He then spends another 35 to 40 percent of his time making sure IV is visible in the right places, such as at industry conferences (when we caught up with him recently, he was at the Center for the Protection of Intellectual Property’s Fifth Annual Fall Conference, “Real Intellectual Property Reform”).

Another huge project for Phillip, starting in 2016, has been organizing the first two Intellectual Ventures Expos on Capitol Hill. “In an ideal world,” he says, “it would be perfect if we were able to get every member of Congress and their staffers over to the IV Lab in Bellevue to see what we do on a day-to-day basis. Obviously, that’s not feasible, so I said, ‘Well, the next best thing is to bring some of the Lab to D.C. and show them what we’ve got.’ So we did. We took up space in one of the larger ballrooms on Capitol Hill on the House side and literally flew in the photonic fence, technology from various spinouts like Evolv and Pivotal [Commware] and Kymeta and TerraPower, and in kind of a science fair expo format, opened it up to the entire Hill and the general public. And we had tremendous success.”

Both expos were filled to capacity, and that success was a big part of what earned Phillip one of IV’s annual awards recognizing employees in 2016. “Yeah, that was a great surprise to me,” he says. “I was not expecting that, and honestly, it’s really a team effort. It takes a lot of work to pull off bringing that kind of equipment to Capitol Hill. The security checkpoints, the protocol to follow—it’s really a gigantic team effort that involved a lot of people.”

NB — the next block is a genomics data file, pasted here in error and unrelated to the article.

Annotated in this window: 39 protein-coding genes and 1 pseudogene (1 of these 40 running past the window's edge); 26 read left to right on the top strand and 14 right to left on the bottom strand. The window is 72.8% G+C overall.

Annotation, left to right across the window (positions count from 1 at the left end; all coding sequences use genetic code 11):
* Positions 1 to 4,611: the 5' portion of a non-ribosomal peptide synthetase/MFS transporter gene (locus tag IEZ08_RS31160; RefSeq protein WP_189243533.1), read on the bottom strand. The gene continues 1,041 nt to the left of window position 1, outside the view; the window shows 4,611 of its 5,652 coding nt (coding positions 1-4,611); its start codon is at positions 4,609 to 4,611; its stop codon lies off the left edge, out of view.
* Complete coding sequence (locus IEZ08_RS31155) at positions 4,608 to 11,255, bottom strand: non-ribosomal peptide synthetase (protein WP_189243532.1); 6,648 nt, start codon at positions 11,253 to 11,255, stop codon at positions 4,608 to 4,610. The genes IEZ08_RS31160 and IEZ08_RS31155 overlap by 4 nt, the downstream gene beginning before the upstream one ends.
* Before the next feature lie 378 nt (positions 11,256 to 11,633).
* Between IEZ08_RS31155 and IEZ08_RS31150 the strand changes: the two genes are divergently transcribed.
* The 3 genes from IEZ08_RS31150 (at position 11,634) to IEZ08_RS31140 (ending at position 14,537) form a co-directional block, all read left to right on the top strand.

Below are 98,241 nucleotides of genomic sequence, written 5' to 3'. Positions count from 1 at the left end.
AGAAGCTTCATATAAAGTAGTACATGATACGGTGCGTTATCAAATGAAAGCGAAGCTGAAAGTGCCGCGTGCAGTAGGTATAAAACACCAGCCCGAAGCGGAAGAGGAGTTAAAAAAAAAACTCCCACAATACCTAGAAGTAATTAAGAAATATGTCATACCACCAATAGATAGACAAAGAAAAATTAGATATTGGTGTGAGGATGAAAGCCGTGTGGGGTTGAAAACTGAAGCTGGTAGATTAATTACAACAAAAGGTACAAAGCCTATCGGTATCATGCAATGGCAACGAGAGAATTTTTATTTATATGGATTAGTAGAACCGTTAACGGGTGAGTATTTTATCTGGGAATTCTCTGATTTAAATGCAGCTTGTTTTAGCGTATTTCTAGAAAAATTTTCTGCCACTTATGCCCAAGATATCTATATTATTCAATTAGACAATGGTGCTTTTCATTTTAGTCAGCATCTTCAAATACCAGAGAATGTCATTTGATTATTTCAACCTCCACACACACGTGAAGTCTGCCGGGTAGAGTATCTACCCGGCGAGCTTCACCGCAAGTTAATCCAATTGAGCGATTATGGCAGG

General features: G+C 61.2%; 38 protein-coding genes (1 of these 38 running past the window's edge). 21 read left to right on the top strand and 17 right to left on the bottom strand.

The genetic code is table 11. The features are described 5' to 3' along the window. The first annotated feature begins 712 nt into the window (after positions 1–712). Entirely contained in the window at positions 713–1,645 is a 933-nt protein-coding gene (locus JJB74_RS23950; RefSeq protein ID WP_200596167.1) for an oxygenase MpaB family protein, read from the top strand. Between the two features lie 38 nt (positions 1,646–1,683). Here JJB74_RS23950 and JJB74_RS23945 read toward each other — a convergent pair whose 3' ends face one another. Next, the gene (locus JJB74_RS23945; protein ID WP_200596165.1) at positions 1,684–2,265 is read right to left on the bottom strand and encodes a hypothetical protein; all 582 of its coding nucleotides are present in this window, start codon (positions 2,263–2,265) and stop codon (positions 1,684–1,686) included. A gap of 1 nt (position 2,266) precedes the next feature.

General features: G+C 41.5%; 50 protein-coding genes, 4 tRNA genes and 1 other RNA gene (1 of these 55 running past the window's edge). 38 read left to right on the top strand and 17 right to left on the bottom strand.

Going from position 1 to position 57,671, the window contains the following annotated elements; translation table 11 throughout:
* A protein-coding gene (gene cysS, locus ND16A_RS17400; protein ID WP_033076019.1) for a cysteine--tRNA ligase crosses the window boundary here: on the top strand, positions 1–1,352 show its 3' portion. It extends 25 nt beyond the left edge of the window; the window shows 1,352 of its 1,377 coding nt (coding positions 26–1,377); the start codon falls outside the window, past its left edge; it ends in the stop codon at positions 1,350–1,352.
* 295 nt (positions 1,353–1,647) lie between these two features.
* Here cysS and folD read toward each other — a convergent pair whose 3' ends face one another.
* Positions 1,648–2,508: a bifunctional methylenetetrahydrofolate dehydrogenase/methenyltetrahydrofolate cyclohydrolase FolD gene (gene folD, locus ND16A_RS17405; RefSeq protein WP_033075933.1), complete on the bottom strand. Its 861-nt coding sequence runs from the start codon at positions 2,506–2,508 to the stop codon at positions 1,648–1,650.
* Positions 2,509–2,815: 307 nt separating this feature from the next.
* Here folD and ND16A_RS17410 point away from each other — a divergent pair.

The 2018 expo is coming up on May 10, and Phillip is looking forward to the ‘wow’ factor. “My favorite part of my work is wowing people,” he says. “We show someone the type of technology we’re working on, or are capable of, or something in our pipeline for commercialization, and people are like, ‘Wow.’ People literally say ‘wow.’ It’s just very innovative.”


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Meet IV: Megan Bettilyon

“Every single day, I am exposed to new information, new technology, new ideas, new ways of just thinking about a particular topic,” says Megan Bettilyon, director of inventive government solutions and Global Good special projects. “There is not a day that goes by that I don’t learn something new.”

Meet IV: Megan Bettilyon

Nothing about Megan’s position is predictable, and that’s exactly how she likes it. She thrives on the diversity of her roles, from serving as field manager for the Arktek™ before its commercialization; to working with partners at the United Nations; to traveling to D.C. to collaborate with our government relations team on Capitol Hill; to managing IV’s programs that involve cooperation with the U.S. government; to other projects relating to climate change, nutrition and global health. “I get paid to learn,” she says. “I get paid to investigate and understand how these new technologies and these potential partners could have an immense impact on the work we’re doing in low-resources nations. And that is extremely exciting for me.”